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802.15.4 radio: impedance matching and 3rd harmonic filter

Question asked by Alan Led Collins Rivera Employee on Sep 5, 2014
Latest reply on Jul 11, 2016 by A_Quiroz

All our reference HW designs for 802.15.4 platforms have extra passive components (capacitors and inductors) near to the printed F antenna. 

 

  The ~0.5pF C and ~8.2nH L components are used for 3rd harmonic tests. This filter is needed for resonance the 3rd harmonic. However you might use the footprint to implement your own filter for personal tests.

            These components are not required for the common transceiver usage. You may not put those components for your design. Please notice that ~10pF Cmust be in your design because it is used for suppressing DC signals.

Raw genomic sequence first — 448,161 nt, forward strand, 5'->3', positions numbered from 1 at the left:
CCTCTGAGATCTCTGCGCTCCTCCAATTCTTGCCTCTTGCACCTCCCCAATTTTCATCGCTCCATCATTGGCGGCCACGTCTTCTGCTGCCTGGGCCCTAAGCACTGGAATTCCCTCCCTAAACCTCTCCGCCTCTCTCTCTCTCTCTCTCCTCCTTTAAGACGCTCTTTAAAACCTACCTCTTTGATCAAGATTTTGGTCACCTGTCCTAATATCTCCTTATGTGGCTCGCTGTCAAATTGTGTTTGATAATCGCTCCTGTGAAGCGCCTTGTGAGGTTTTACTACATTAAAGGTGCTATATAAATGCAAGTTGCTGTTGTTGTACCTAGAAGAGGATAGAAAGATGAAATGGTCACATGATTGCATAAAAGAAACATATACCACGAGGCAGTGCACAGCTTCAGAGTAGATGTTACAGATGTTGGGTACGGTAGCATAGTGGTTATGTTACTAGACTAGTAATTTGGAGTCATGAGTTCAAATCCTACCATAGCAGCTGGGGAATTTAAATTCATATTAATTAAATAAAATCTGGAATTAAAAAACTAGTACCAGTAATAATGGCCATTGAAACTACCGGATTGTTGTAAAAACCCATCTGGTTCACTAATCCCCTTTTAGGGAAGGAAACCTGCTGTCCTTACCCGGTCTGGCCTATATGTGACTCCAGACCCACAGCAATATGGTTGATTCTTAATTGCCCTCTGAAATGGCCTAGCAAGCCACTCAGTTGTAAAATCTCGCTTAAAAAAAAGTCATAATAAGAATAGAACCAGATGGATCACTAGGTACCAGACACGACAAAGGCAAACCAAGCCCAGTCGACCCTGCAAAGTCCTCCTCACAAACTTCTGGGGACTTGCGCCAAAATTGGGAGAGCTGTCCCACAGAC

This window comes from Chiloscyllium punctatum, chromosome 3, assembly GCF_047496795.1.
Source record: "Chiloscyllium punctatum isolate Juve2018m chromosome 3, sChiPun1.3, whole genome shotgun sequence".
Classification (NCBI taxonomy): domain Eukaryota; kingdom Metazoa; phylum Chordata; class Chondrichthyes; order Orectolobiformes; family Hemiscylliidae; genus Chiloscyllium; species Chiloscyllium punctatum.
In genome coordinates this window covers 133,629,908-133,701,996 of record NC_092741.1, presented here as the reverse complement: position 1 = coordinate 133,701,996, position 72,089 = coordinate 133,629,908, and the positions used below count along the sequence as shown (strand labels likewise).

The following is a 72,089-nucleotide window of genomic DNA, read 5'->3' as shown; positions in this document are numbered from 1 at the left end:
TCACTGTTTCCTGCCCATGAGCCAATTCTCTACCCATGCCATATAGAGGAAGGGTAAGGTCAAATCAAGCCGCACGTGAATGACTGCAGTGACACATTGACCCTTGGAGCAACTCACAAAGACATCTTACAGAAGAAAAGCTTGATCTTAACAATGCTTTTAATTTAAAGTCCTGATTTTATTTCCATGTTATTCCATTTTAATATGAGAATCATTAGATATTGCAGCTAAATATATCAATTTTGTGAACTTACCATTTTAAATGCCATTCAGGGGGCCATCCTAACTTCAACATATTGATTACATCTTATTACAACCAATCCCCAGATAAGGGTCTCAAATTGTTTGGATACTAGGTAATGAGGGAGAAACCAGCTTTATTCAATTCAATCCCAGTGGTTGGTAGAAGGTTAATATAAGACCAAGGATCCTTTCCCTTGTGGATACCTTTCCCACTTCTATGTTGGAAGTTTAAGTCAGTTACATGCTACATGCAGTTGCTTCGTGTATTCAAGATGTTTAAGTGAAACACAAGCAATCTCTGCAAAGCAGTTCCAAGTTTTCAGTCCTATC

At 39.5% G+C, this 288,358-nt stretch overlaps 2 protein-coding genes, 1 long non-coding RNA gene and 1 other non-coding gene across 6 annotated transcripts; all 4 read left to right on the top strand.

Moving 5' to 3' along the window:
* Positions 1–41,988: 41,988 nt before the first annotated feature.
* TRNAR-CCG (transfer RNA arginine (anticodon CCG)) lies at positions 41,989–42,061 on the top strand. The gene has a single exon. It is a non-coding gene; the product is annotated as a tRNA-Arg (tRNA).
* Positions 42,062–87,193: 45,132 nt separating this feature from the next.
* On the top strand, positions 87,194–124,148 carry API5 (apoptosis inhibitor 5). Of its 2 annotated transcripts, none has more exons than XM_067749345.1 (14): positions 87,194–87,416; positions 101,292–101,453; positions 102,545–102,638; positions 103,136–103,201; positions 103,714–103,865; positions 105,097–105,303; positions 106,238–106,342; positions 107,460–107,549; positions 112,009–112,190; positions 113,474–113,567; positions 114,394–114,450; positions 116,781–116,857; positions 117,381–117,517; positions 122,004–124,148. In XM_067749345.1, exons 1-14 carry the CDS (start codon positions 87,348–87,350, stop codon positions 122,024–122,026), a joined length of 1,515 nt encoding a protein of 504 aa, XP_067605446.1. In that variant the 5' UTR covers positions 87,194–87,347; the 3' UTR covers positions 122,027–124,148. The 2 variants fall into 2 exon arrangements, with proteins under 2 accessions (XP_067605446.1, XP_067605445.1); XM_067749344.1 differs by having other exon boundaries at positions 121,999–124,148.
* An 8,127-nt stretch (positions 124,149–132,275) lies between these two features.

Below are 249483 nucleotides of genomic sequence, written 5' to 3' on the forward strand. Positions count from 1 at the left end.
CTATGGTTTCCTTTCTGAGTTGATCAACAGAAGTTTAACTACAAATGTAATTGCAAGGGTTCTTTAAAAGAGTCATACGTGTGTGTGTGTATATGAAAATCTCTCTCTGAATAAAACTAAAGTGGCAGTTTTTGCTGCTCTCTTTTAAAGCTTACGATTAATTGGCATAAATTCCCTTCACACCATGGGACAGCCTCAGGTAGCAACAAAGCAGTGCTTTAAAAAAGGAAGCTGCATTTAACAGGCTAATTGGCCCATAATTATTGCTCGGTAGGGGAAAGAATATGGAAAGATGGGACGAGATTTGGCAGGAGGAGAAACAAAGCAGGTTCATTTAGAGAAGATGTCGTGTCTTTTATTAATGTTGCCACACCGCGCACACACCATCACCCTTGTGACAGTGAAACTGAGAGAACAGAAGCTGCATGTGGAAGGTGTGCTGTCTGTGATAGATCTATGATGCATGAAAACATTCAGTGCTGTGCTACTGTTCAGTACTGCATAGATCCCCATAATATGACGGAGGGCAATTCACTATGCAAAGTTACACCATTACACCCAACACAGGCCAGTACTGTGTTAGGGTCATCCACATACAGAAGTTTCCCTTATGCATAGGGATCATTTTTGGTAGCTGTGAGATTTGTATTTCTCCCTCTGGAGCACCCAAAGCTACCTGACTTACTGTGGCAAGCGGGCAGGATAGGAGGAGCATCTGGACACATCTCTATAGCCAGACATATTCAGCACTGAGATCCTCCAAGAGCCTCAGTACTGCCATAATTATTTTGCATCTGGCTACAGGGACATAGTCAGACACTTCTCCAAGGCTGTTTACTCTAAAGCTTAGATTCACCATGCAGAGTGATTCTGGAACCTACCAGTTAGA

I do not recommend using a jumper or switch to change from PCB to external antenna and vice-versa (also applies for chip antennas). Either the jumper or switch will bring extra impedance and noise to the system. Then the antenna will not work as good as it should (decreasing the dBm capabilities). A Zero-ohm resistor can be used as a “wire link”. If you want to use the external antenna, you need to change the zero-ohm resistor.

 

Theoretically you won't have any loses using a zero-ohm resistor, but we know that nothing is perfect in the real world. The loses you will have depends on the resistor quality (depends on the materials, fabricator, etc). Unfortunately, we have not characterized the resistor loses in dBm. Our ZigBee hardware expert recommends that you may use a 10pF capacitor instead of a Zero ohm resistor. The advantage on the capacitor is that when you are in soldering phase, the resistor material may get noise from the process and generate a different ohms characteristic, while the capacitor will not have any problem. However any of the two possibilities will work well for your design.

 

Please feel free to add more information about impedance matching and similar topics.

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